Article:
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Wisconsin Screenwriters Forum
by Charles Deemer
Author of Screenwright: the craft of screenwriting, a self-guided course
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As a working screenwriter and a screenwriting teacher, I've developed some strong opinions about what students initially don't understand and need to know about screenwriting. I've developed these ideas most completely in my electronic screenwriting tutorial Screenwright: the craft of screenwriting, which in turn was developed from the screenwriting website I had online from 1994-2001. Here are some highlights.
I think there's an order to what screenwriting students should learn; first things first. In my University classes, I follow this order:
Reality 101. Most students begin their studies with wrong and romantic notions of what screenwriting is like. First, then, I treat my students to some war stories about what the screenwriting life is really about. Screenwriting is unlike any other kind of writing, sometimes in ways not flattering to the writer, and it's important that the students know this from the beginning.
Story Concept. Hollywood is concept-driven, a spinoff of Reality 101, and the student must understand what this means in terms of creating a screenplay that has a shot at making it to the screen. I don't insist that students write "high concept" commercial material but I do insist that they understand how the screenplay market works -- and how it is changing, potentially a great deal as a result of digital technology.
Screenplay Rhetoric. This is the area where beginners have the most trouble. Almost all students over-write because they don't understand how compressed and "minimalist" spec screenplay rhetoric is. Good models are surprisingly difficult to find because published screenplays are shooting scripts, not spec scripts (the term for the scripts written "on speculation" by writers), and because the evolution of screenplay rhetoric is not always reflected in the writing of established professionals.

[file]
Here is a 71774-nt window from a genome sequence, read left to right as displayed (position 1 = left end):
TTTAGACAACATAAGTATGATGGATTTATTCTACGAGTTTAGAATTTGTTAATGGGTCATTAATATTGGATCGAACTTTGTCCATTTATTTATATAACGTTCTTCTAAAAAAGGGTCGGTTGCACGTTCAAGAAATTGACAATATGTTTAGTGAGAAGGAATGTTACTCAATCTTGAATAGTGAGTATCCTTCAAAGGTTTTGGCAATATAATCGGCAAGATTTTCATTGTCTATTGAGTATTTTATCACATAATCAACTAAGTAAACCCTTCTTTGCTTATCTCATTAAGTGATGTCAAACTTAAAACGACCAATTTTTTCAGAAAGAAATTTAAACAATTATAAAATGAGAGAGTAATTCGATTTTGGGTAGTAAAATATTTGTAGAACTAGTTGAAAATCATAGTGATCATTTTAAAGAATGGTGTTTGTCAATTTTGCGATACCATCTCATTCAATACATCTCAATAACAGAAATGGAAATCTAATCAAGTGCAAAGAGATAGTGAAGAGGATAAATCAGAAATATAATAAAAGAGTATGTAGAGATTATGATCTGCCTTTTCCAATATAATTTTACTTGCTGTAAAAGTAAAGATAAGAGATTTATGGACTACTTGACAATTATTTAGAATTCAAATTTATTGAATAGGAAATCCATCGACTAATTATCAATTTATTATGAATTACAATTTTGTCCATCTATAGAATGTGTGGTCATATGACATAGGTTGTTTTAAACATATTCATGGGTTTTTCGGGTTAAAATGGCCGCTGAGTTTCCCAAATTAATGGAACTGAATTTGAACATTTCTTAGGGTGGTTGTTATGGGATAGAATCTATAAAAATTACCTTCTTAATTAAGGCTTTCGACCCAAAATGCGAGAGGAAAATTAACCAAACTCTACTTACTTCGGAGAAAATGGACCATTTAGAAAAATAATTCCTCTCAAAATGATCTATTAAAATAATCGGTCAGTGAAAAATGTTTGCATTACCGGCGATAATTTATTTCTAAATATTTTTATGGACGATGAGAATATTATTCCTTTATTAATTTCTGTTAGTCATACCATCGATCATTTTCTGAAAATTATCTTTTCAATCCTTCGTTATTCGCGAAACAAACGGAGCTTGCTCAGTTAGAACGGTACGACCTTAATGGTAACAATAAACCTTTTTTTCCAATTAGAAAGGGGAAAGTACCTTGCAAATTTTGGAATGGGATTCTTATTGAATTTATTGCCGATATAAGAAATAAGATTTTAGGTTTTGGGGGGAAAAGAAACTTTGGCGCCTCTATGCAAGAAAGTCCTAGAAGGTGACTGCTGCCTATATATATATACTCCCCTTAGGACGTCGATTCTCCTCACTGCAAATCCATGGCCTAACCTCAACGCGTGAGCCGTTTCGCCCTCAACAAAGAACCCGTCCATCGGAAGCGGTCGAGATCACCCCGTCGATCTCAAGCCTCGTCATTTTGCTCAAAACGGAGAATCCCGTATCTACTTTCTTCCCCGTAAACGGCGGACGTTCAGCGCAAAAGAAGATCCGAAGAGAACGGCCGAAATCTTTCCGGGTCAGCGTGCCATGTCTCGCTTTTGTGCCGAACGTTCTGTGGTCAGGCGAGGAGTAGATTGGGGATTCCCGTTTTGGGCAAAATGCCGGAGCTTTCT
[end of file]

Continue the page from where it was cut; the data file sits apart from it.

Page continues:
Story Structure. In western culture, stories are told with a definite dramatic structure, often called three-act structure, and nowhere is this as visible as in screenwriting. Why? Because in the screenplay the dramatic structure has a thinner shield of rhetoric to hide it. Many of my students are novelists who study screenwriting in order to beef up their skills in dramatic storytelling.
Scene Efficiency. Story structure is about the big picture. Scene efficiency is about the small picture. Next to rhetoric, this is the area where beginners have the most to learn. They typically begin scenes far too early and end scenes too late. Most scenes in a movie are under a minute long! Don't believe me? Take a stopwatch to your next movie. Hollywood has mastered the craft of scene efficiency, and even poor movies usually provide good examples of how efficiently film stories get told.
Writing As Process. Most students commit themselves to their first story ideas. They are too defensive of their first takes on the material. All writing is a process but screenwriters especially must learn to be flexible and ready to change material in major ways (see "collaboration" below). They first should learn to do this on their own, in the rewriting process. Allow yourself to be bad because everything, everything!, can be changed later. No one writes a good first draft of a screenplay. Writing is rewriting.
Writing as Collaboration. There's a good and bad sense of collaboration in terms of screenwriting. In the former, screenwriting lends itself to writing with a partner or partners more than any other kind of writing, perhaps because screenwriting is less dependent on rhetoric and more dependent on story telling (i.e. dramatic structure) than other kinds of writing. Screenwriting especially lends itself to brain-storming in the early, story-creation stages. In the poor sense, eventually the screenwriter will be rewriting in collaboration with a producer and/or director and in this marriage the writer is the least powerful link. In fact, screenwriters are often fired from their own scripts because they won't make changes requested by a producer or director. This is another aspect of Reality 101 and an important one. The artistic standing of the screenwriter is low and the opposite of the playwright's standing. For example, playwrights never sell their plays -- they lease them. No one legally can change a word in a play script without the playwright's permission because the playwright always owns the material. The screenwriter, however, sells the screenplay -- whoever buys it, usually a producer, can change it in any way. Screenwriters, in this sense, are powerless.
Marketing Skills. Most screenwriters prefer writing to marketing but without marketing skills, a student gets nowhere with a finished script. There are definite marketing skills to learn and strategies to consider.
Endurance. When I look at my students who are successful in screenwriting, I find that the determining factor is not talent but endurance: the writers who "make it" are the ones who don't give up, and these aren't always the most talented screenwriters in my classes. There may be no more difficult and competitive area of writing than screenwriting. Success doesn't come easy (Reality 101 again!), but every year there are new screenwriters who get their scripts to screen, so it can be done. You can help your chances at success considerably if you move to L.A. (Reality 101), but spec scripts can be sold from afar as well, it's just more difficult. The key is not giving up. Keep studying both the craft and the marketplace (Reality 101), and keep writing.
Here are some other links to help you in your pursuit of a screenwriting career: